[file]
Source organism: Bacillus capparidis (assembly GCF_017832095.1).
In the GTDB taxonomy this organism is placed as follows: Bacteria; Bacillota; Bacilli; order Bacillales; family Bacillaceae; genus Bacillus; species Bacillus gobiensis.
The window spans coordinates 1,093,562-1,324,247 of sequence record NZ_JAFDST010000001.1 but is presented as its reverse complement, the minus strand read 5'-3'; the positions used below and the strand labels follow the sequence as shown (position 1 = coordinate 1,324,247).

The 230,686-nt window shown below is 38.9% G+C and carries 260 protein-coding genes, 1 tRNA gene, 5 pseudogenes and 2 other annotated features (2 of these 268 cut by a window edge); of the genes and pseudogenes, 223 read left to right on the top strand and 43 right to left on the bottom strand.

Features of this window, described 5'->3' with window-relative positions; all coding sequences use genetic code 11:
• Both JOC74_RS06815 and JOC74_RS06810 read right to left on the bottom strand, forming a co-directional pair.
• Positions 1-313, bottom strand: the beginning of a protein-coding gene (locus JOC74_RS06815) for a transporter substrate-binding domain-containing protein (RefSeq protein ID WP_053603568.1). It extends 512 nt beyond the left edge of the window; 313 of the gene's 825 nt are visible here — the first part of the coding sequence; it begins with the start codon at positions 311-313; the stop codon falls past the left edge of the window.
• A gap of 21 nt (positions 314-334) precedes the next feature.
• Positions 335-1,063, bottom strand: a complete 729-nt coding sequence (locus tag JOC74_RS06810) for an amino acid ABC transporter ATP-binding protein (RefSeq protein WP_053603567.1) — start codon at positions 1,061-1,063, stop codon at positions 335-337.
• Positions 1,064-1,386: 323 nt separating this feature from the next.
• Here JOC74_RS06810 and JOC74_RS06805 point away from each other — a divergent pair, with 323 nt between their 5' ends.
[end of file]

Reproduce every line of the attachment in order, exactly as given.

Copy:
Source organism: Bacillus capparidis (assembly GCF_017832095.1).
In the GTDB taxonomy this organism is placed as follows: Bacteria; Bacillota; Bacilli; order Bacillales; family Bacillaceae; genus Bacillus; species Bacillus gobiensis.
The window spans coordinates 1,093,562-1,324,247 of sequence record NZ_JAFDST010000001.1 but is presented as its reverse complement, the minus strand read 5'-3'; the positions used below and the strand labels follow the sequence as shown (position 1 = coordinate 1,324,247).

The 230,686-nt window shown below is 38.9% G+C and carries 260 protein-coding genes, 1 tRNA gene, 5 pseudogenes and 2 other annotated features (2 of these 268 cut by a window edge); of the genes and pseudogenes, 223 read left to right on the top strand and 43 right to left on the bottom strand.

Features of this window, described 5'->3' with window-relative positions; all coding sequences use genetic code 11:
• Both JOC74_RS06815 and JOC74_RS06810 read right to left on the bottom strand, forming a co-directional pair.
• Positions 1-313, bottom strand: the beginning of a protein-coding gene (locus JOC74_RS06815) for a transporter substrate-binding domain-containing protein (RefSeq protein ID WP_053603568.1). It extends 512 nt beyond the left edge of the window; 313 of the gene's 825 nt are visible here — the first part of the coding sequence; it begins with the start codon at positions 311-313; the stop codon falls past the left edge of the window.
• A gap of 21 nt (positions 314-334) precedes the next feature.
• Positions 335-1,063, bottom strand: a complete 729-nt coding sequence (locus tag JOC74_RS06810) for an amino acid ABC transporter ATP-binding protein (RefSeq protein WP_053603567.1) — start codon at positions 1,061-1,063, stop codon at positions 335-337.
• Positions 1,064-1,386: 323 nt separating this feature from the next.
• Here JOC74_RS06810 and JOC74_RS06805 point away from each other — a divergent pair, with 323 nt between their 5' ends.